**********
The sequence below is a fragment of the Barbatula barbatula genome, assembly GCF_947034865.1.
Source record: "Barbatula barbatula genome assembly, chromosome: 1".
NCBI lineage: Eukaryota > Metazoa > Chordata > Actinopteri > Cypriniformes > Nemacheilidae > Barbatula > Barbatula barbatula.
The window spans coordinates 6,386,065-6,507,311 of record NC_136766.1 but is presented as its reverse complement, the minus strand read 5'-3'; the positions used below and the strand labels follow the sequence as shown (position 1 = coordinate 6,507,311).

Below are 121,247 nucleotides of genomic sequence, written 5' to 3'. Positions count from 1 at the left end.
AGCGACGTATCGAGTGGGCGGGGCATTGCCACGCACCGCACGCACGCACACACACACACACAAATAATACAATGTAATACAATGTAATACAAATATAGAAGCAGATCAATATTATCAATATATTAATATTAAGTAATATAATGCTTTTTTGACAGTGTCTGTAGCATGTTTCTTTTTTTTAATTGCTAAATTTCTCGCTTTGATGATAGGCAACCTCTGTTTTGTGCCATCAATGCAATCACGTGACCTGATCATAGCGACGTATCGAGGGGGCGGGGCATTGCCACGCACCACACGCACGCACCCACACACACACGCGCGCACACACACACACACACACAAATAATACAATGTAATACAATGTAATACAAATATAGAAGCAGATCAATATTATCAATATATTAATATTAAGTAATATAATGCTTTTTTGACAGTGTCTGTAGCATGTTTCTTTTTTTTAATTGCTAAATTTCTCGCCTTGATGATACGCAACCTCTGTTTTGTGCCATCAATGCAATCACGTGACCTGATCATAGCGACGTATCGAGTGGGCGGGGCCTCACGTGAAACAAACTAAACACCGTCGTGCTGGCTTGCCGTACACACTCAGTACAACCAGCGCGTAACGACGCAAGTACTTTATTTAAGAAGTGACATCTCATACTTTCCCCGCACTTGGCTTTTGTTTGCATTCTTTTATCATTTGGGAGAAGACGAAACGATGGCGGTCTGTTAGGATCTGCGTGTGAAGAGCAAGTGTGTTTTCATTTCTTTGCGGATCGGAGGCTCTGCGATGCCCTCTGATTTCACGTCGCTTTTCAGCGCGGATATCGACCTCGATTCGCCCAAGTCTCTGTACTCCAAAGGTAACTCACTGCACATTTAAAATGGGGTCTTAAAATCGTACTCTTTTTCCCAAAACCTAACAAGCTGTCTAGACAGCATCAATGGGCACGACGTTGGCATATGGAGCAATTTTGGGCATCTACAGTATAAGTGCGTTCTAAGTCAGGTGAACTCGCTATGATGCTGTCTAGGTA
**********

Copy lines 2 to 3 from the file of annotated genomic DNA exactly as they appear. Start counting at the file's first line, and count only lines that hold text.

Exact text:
Source record: "Barbatula barbatula genome assembly, chromosome: 1".
NCBI lineage: Eukaryota > Metazoa > Chordata > Actinopteri > Cypriniformes > Nemacheilidae > Barbatula > Barbatula barbatula.